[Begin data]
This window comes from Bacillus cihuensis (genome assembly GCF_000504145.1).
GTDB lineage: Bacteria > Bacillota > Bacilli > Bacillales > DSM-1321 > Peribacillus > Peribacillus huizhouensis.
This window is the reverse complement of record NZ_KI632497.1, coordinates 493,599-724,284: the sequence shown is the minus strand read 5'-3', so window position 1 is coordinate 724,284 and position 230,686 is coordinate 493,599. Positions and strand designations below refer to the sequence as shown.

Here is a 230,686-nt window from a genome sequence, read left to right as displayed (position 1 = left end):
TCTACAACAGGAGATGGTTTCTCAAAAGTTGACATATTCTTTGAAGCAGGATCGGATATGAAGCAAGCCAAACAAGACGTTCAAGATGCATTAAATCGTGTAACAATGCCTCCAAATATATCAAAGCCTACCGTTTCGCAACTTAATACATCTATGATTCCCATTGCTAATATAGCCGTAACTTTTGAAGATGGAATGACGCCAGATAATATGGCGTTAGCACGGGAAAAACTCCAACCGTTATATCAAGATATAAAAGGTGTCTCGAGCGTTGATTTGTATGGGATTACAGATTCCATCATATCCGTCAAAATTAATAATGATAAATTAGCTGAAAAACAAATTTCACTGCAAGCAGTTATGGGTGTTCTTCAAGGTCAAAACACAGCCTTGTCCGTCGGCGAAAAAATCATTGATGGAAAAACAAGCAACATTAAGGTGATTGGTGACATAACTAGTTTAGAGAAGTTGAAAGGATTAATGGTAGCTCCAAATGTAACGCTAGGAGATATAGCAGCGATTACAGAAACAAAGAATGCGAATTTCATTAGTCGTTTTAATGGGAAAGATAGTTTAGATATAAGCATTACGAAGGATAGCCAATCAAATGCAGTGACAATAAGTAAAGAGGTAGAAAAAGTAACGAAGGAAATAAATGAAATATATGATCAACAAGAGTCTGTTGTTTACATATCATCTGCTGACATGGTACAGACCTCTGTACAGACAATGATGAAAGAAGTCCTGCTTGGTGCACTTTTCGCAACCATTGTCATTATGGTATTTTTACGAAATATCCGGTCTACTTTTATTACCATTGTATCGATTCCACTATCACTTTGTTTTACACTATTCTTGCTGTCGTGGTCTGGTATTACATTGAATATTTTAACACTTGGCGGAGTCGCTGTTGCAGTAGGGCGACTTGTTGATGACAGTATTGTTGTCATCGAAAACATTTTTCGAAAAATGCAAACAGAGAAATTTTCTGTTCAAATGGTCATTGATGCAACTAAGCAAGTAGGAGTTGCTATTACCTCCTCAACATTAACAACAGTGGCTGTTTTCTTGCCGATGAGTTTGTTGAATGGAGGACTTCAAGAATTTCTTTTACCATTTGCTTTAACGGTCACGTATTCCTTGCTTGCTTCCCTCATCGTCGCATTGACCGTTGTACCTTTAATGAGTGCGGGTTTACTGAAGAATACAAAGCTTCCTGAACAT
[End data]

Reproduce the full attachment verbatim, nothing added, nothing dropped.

This window comes from Bacillus cihuensis (genome assembly GCF_000504145.1).
GTDB lineage: Bacteria > Bacillota > Bacilli > Bacillales > DSM-1321 > Peribacillus > Peribacillus huizhouensis.
This window is the reverse complement of record NZ_KI632497.1, coordinates 493,599-724,284: the sequence shown is the minus strand read 5'-3', so window position 1 is coordinate 724,284 and position 230,686 is coordinate 493,599. Positions and strand designations below refer to the sequence as shown.

Here is a 230,686-nt window from a genome sequence, read left to right as displayed (position 1 = left end):
TCTACAACAGGAGATGGTTTCTCAAAAGTTGACATATTCTTTGAAGCAGGATCGGATATGAAGCAAGCCAAACAAGACGTTCAAGATGCATTAAATCGTGTAACAATGCCTCCAAATATATCAAAGCCTACCGTTTCGCAACTTAATACATCTATGATTCCCATTGCTAATATAGCCGTAACTTTTGAAGATGGAATGACGCCAGATAATATGGCGTTAGCACGGGAAAAACTCCAACCGTTATATCAAGATATAAAAGGTGTCTCGAGCGTTGATTTGTATGGGATTACAGATTCCATCATATCCGTCAAAATTAATAATGATAAATTAGCTGAAAAACAAATTTCACTGCAAGCAGTTATGGGTGTTCTTCAAGGTCAAAACACAGCCTTGTCCGTCGGCGAAAAAATCATTGATGGAAAAACAAGCAACATTAAGGTGATTGGTGACATAACTAGTTTAGAGAAGTTGAAAGGATTAATGGTAGCTCCAAATGTAACGCTAGGAGATATAGCAGCGATTACAGAAACAAAGAATGCGAATTTCATTAGTCGTTTTAATGGGAAAGATAGTTTAGATATAAGCATTACGAAGGATAGCCAATCAAATGCAGTGACAATAAGTAAAGAGGTAGAAAAAGTAACGAAGGAAATAAATGAAATATATGATCAACAAGAGTCTGTTGTTTACATATCATCTGCTGACATGGTACAGACCTCTGTACAGACAATGATGAAAGAAGTCCTGCTTGGTGCACTTTTCGCAACCATTGTCATTATGGTATTTTTACGAAATATCCGGTCTACTTTTATTACCATTGTATCGATTCCACTATCACTTTGTTTTACACTATTCTTGCTGTCGTGGTCTGGTATTACATTGAATATTTTAACACTTGGCGGAGTCGCTGTTGCAGTAGGGCGACTTGTTGATGACAGTATTGTTGTCATCGAAAACATTTTTCGAAAAATGCAAACAGAGAAATTTTCTGTTCAAATGGTCATTGATGCAACTAAGCAAGTAGGAGTTGCTATTACCTCCTCAACATTAACAACAGTGGCTGTTTTCTTGCCGATGAGTTTGTTGAATGGAGGACTTCAAGAATTTCTTTTACCATTTGCTTTAACGGTCACGTATTCCTTGCTTGCTTCCCTCATCGTCGCATTGACCGTTGTACCTTTAATGAGTGCGGGTTTACTGAAGAATACAAAGCTTCCTGAACAT